December 2021 Newsletter
Inclusivity, Equity, and Diversity During December
December is a month full of celebration, family, and merriment. There are holidays this month that are observed by religious and cultural groups. Our Jewish friends recognize Hanukkah from Sunday, November 28, 2021 to Monday, December 6, 2021. Christmas celebrations and observances occur on December 25, 2021. African-American families will participate in festivities associated with Kwanzaa. This month I encourage educators to not only discuss, share, and celebrate the holidays that are familiar to them, but if time allows, to introduce some that may be unfamiliar to students. As we continue to strive for inclusivity, equity, and diversity in our social studies classroom, this month makes it a little easier to continue to practice “Windows, Mirrors, and Sliding Glass Doors”. Below are resources and tips to ensure student inclusivity and also help with teaching about both the well and lesser-known December holidays.
Tips for Teaching During the Holidays
- Teaching About the Holidays in Public School
- Culturally Responsive Instruction for Holiday and Religious Celebrations
- How Do You Celebrate? An Introduction to Holiday Customs (Elementary)
- The December Dilemma: Acknowledging Religious Holidays in the Classroom
- How Do We Celebrate? A Cultural History of Hanukkah (Virtual Discussion)
- Hanukkah by Mayim Bialik (Video)
- Educational Resources for Chanukah
- Hanukkah 101
- Let’s Celebrate Christmas (Elementary)
- Surprising Origins of Modern-Day Christmas Traditions
- A History of Christmas
- Charles Dickens Christmas!
- Official Kwanzaa Website
- Celebrate Kwanzaa in the United States (Elementary)
- Kwanzaa – All About the Holidays
- Kwanzaa First Fruits – National Museum of African-American History and Culture
Three Kings Day (January Holiday)
- Three Kings Day Educator Resource Guide (Elementary)
- When is Three Kings Day and How is it Celebrated?
- How Three Kings Day is Celebrated
- Discovering the Magic of Three Kings Day From Puerto Rico to the U.S.
Islam and the Winter Season
National Pearl Harbor Remembrance Day
- Pearl Harbor – National Park Service
- Pearl Harbor Education Resources – National WWII Museum
- The Road to Pearl Harbor: The United States and East Asia, 1915–1941
- Remembering Pearl Harbor – The National Archives
Bill of Rights Day
- Bill of Rights Day, December 15 – The National Archives
- Bill of Rights Day – United States Courts
- Bill of Rights Day – National Constitution Center
- Bill of Rights Institute
Pledge of Allegiance Day
- Teacher’s Guide to the Pledge of Allegiance
- I Pledge Allegiance… And Know What It Means (Elementary)
- Examining the Pledge of Allegiance
- Tracing the Evolution of the Pledge of Allegiance (Elementary)
Universal Human Rights Month
- Universal Declaration of Human Rights
- Are Human Rights Universal Lesson Plan
- What Are Human Rights?
- Observing Human Rights Day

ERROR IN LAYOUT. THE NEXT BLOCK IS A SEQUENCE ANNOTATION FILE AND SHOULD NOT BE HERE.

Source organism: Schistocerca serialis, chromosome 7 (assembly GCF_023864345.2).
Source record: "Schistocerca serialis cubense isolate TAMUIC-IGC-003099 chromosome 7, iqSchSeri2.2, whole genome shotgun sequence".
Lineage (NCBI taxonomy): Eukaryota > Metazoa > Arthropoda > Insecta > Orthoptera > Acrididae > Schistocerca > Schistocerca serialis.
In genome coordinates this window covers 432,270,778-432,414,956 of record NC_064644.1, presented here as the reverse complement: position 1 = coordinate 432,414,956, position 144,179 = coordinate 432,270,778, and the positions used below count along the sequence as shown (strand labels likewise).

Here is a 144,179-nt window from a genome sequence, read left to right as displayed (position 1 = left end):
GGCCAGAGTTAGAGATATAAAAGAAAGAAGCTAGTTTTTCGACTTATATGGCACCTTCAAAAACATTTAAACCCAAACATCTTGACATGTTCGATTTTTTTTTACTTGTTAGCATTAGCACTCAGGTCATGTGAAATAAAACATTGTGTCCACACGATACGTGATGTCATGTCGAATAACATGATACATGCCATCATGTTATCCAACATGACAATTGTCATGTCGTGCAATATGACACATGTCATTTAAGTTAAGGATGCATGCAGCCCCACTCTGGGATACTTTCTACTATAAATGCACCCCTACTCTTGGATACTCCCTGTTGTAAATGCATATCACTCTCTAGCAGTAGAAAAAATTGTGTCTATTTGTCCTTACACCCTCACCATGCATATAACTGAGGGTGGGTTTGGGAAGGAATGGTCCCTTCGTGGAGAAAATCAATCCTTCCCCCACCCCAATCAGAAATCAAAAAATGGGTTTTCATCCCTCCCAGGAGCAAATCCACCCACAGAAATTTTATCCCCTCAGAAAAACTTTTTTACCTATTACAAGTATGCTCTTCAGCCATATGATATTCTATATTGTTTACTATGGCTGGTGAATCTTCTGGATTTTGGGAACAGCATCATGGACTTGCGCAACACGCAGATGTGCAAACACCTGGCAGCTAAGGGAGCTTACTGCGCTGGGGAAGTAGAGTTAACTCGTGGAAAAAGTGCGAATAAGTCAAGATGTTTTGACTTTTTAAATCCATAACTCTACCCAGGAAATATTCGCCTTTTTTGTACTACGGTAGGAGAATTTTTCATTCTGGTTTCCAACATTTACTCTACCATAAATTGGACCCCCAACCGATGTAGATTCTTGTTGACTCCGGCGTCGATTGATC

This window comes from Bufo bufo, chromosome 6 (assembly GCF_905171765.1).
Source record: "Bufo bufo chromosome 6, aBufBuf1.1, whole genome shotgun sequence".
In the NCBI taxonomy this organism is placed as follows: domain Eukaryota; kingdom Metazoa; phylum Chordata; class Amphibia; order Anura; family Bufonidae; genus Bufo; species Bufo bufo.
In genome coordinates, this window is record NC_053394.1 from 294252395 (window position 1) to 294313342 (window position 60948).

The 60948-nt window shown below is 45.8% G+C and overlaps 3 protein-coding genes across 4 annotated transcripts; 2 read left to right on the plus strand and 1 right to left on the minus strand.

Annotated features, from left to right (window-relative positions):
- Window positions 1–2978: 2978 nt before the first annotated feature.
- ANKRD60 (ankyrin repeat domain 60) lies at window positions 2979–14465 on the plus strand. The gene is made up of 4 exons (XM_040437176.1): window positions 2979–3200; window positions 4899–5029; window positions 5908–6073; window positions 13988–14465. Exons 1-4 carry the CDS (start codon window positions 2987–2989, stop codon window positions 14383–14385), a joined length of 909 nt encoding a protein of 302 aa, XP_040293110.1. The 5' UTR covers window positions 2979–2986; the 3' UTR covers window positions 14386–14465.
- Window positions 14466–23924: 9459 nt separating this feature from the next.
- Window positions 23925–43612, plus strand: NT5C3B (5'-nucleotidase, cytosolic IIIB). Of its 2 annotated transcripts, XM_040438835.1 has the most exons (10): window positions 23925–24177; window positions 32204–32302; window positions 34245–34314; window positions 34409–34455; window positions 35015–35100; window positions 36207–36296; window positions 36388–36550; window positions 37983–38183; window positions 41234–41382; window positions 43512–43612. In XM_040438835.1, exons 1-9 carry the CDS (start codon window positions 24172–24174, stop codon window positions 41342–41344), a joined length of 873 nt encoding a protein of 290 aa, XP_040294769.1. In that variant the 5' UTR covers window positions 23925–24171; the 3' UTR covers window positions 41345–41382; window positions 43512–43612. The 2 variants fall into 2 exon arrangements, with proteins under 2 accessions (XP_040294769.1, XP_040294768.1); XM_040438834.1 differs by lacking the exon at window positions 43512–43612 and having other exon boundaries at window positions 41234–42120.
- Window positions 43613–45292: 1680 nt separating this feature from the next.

High-quality, standards-aligned classroom resources, lesson plans, teaching inspiration, and professional development opportunities—all inspired by our mission that Global Civics is essential for twenty-first century citizenship. World101 is a growing library of free multimedia resources that provide an immersive learning experience in a variety of settings: in classrooms, in corporate training rooms, and at home. Through its entertaining, interactive story-telling, World101 makes complex international relations and foreign policy issues accessible to learners both inside and outside formal academic settings. World101 will help the American public build an understanding of today’s most pressing issues and how those issues are relevant to them, thus preparing them to make informed choices of public officials (and hold them accountable), compete on a global stage, invest in their futures, and make a difference.
Humanities Nebraska has announced that 31 topics from its Speakers Bureau have been specially selected to represent a special initiative by the National Endowment for the Humanities. “A More Perfect Union” is intended to advance civic education nationwide as we approach the United States of America’s 250th Anniversary. The goal of this initiative is to help Americans better understand the world’s oldest constitutional democracy and how our founding ideals are met in a pluralistic society.
Members of the Humanities Nebraska Speakers Bureau are screened through an auditioning process to ensure that audiences will receive a high-quality educational experience. To assist libraries, schools, clubs and other organizations in planning a speaker event or series, programs from this list are available at a special rate of $25 for the first application in a calendar year and $50 for a second application in the same calendar year. The usual two application limit is also waived, allowing a third application from this list at the $50 rate. For a full listing of topics, please go to our website: https://humanitiesnebraska.org/catalog/diverse-us-history/
Books of the Month
December “Books of the Month”
by: Tara Westover
Educated (2018) is a memoir by the American author Tara Westover. Westover recounts overcoming her survivalist Mormon family in order to go to college, and emphasizes the importance of education in enlarging her world. She details her journey from her isolated life in the mountains of Idaho to completing a PhD program in history at Cambridge University. She started college at the age of 17 having had no formal education. She explores her struggle to reconcile her desire to learn with the world she inhabited with her father.